Professor GG Stewart has helped fashion the brewing knowledge and attitudes of an entire generation of qualified brewers. Once said in a lecture he said “oxygen is death for beer”. He may have spent all of his adult life in search of knowledge about yeast and beer and been very successful in the brewing industry but Professor Stewart’s words would soon emphatically refuted by those who dedicate their lives to tasting different beers. Beers which the beer experts at Ratebeer have proclaimed to be the best in the world are made with no oxygen control and in the case of Striuse beers, pronounced oxidised flavours. Barrel-aged beers flavours are substantially derived from the action of oxygen and these are also widely revered amongst these connoisseurs. To Professor Stewart these beers are the undead, murderous brain-eating zombies from beyond the unholy grave.
Mainstream brewing has for centuries striven for clean, fresh, subtle and fruity tastes which appeal to humans on the basis that we have evolved to enjoy them because they offer sound nutritious sustenance. Humans shy away from old, bitter, sour and harsh flavours because they indicate that a substance will be dangerous to consume. Mainstream and for the most part, micro breweries are commercial organisations which need the money from customers to survive. In business it is safer to appeal to Mr Average than to Mr Enthusiast.
There are of course some innovators who have found an untapped market or breweries which have indulgent backers that can survive on the edge but the market for niche brands is by its very nature small and becoming increasingly crowded.
Beer, like love has different meanings to different people. To Professor Stewart it’s a cool crisp glass of high gravity brewed, post fermentation bittered Labbat’s Ice, to Mr B Geek it’s a 20,000IBU Imperial 45centigrade barrel-aged Indian Stout which is sliced rather than poured. Everyone else’s concepts are found somewhere on the continuum between the two. The painful truth is that the distribution of these meanings is log-normal and skewed towards Professor Stewart’s. There are two theories about why Mr Average and everyone he knows enjoy a clean tasting beer. One is a global conspiracy from those who shape the market, brainwashing people and prohibiting their access to extremely flavoursome beers. The other is that people are lazy and prefer simple, easy-to-enjoy things like McDonalds and Cola.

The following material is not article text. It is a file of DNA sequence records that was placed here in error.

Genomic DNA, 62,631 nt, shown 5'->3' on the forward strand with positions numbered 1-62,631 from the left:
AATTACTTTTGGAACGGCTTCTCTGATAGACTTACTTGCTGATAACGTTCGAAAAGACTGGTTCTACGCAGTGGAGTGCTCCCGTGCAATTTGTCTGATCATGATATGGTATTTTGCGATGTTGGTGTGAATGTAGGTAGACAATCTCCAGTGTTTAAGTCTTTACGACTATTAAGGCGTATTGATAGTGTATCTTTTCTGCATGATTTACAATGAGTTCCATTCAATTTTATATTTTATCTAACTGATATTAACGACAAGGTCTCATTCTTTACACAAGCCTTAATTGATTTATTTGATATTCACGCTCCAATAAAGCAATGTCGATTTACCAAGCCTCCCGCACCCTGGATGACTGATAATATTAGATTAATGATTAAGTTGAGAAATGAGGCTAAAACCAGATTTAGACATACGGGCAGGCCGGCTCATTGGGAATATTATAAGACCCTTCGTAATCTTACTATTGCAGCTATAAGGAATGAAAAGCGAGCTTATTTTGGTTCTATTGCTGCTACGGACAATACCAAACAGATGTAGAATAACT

Maybe as we evolve we will desire to challenge our tastebuds rather than appease them and this distribution will shift across in the opposite direction. Or Maybe CAMRA and Ratebeer et al. will rise up in an unrelenting terror campaign against the capitalist fat cats, who for centuries have enslaved humanity’s tastes to their global fizz and free the world of this curse. Until then I will still enjoy both well made commercial and idiosyncratic beers while appreciating the science and art which goes into each. In my opinion beer’s not sick and anyone who claims to want to cure it needs a good going over. Anyone disagree?
This week’s beer is a celebration of the twisted relationship between beer and oxygen. Stock Aerated Ale goes further than just letting oxygen into the beer. With this beer it will be forced in warm through a sintered stone to produce vast dissolved oxygen levels and the kind of premature aging that would put Olay shares at the top of the FTSE and NASDAC. Care of course will be taken to not oxidise all of the alcohol to ethanoic acid. This beer is rotting flesh - walking death – a waking nightmare or an inspired oxygen-aged classic. It depends on where you are on the evolutionary ladder that leads from ape to geek. Sorry Professor Stewart.
Malt: Pale ale, peated and crystal rye
Hops: Apollo, Summit and Magnum